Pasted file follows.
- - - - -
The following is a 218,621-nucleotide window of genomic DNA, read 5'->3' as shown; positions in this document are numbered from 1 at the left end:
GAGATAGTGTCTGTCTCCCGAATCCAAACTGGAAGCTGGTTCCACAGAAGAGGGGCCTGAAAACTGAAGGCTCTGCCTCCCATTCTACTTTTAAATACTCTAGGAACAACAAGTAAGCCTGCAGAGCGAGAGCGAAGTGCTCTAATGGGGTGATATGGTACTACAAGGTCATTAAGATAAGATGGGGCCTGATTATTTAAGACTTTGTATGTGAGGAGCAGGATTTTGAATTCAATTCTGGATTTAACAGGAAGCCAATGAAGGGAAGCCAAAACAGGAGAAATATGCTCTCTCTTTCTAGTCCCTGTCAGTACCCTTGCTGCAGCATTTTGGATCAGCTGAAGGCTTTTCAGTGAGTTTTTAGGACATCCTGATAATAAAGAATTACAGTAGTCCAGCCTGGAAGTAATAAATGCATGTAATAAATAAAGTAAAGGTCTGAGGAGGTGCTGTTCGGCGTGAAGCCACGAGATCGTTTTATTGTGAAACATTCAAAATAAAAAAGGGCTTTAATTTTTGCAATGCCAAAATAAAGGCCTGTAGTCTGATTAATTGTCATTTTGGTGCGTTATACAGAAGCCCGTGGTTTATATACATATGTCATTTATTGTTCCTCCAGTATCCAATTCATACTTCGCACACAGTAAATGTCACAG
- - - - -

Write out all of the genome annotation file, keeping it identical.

The following is a 218,621-nucleotide window of genomic DNA, read 5'->3' as shown; positions in this document are numbered from 1 at the left end:
GAGATAGTGTCTGTCTCCCGAATCCAAACTGGAAGCTGGTTCCACAGAAGAGGGGCCTGAAAACTGAAGGCTCTGCCTCCCATTCTACTTTTAAATACTCTAGGAACAACAAGTAAGCCTGCAGAGCGAGAGCGAAGTGCTCTAATGGGGTGATATGGTACTACAAGGTCATTAAGATAAGATGGGGCCTGATTATTTAAGACTTTGTATGTGAGGAGCAGGATTTTGAATTCAATTCTGGATTTAACAGGAAGCCAATGAAGGGAAGCCAAAACAGGAGAAATATGCTCTCTCTTTCTAGTCCCTGTCAGTACCCTTGCTGCAGCATTTTGGATCAGCTGAAGGCTTTTCAGTGAGTTTTTAGGACATCCTGATAATAAAGAATTACAGTAGTCCAGCCTGGAAGTAATAAATGCATGTAATAAATAAAGTAAAGGTCTGAGGAGGTGCTGTTCGGCGTGAAGCCACGAGATCGTTTTATTGTGAAACATTCAAAATAAAAAAGGGCTTTAATTTTTGCAATGCCAAAATAAAGGCCTGTAGTCTGATTAATTGTCATTTTGGTGCGTTATACAGAAGCCCGTGGTTTATATACATATGTCATTTATTGTTCCTCCAGTATCCAATTCATACTTCGCACACAGTAAATGTCACAG